Franciscan University’s engineering department isn’t the most widely discussed program on campus — yet there are changes in store that will give future Catholic engineers greater opportunities. A new associate’s degree is offering engineering students a more flexible course load to tuck under their belt when they graduate from Franciscan University.
In the typical “3+2” program, a student pursuing engineering would receive a bachelor of science in mathematics in three years, then transfer to a school such as the University of Notre Dame to receive a bachelor of science in engineering in two years.
Franciscan University has also offered a “2+2” program, where a student would receive a general associate of arts degree from Franciscan University then transfer to another school, like Catholic University of America.
While successful for many students, the current programs at Franciscan University have not proven very convenient or appropriate for every student’s situation. Therefore, to accommodate the needs of students who are pursuing a bachelor of science in engineering, Franciscan University has decided to start providing an associate of science degree in natural and applied science, according to the course catalog.
Justin Greenly, who holds a doctorate in chemical and biomolecular engineering from Cornell University and is an engineering professor at Franciscan University, expressed optimism at the launch of this new opportunity for engineering students, saying that it will give them “a relevant … degree from Franciscan on the way toward their BS degree in engineering from our partner schools.”
Greenly commented that the course requirements for the existing associate of arts degree did not accurately represent the course load taken by engineering students at Franciscan.
The new associate of science degree allows the student to enjoy a solid Catholic liberal arts core while also focusing on classes relevant to his or her specialization in the applied sciences. Greenly said that the new degree is “for students to have a degree from Franciscan so that they are an alumni (sic) and have something tangible with a good title.”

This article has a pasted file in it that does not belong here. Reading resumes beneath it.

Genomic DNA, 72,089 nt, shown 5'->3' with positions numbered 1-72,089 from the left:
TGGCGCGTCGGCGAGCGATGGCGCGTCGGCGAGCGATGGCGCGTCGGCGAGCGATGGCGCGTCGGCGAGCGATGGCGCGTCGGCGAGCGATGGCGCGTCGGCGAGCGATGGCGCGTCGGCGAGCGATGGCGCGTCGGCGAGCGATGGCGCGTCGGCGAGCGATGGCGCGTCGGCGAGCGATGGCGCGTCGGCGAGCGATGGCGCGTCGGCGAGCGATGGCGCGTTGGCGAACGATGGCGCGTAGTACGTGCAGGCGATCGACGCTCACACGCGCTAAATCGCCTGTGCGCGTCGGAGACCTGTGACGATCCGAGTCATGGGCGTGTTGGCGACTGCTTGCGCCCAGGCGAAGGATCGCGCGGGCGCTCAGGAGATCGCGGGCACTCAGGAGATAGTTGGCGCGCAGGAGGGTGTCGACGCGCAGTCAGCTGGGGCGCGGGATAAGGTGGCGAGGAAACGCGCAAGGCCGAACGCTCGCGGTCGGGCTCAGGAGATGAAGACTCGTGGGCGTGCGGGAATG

Students such as junior Zachary Mercugliano, who is one of the five students graduating this May with the new degree, appreciate the opportunity to have the experience of a school like Franciscan and pursue an engineering degree.
Mercugliano said he appreciated the flexibility of having a rigorous but balanced workload, allowing him to take classes in diverse topics. He emphasized that the new associate of science degree offered a new way to transition to the partner school.
Mercugliano especially noted the benefit of being able to have “the best of both worlds,” earning a solid engineering education with a solid foundation in the liberal arts. Mercugliano explained that this integration “gave me a more well-rounded education.” It also gave him an outlet to discover “the things that are more truly human about us.”
Besides academics and the personal impact of the program, Mercugliano expressed appreciation for the opportunity to attend “one of the stronger Catholic schools” while pursuing an engineering degree.
He specifically said that the new associate’s degree has helped him follow more personally tailored pursuits within academics as well as extracurricular activities such as household life, the Austria experience and running a small business. Others within the program have used the more flexible schedule to pursue research in robotics and computer programming.
In May, Mercugliano will be part of the first group to graduate with the associate of science degree in natural and applied science. The group’s graduation will be part of the science graduation ceremony.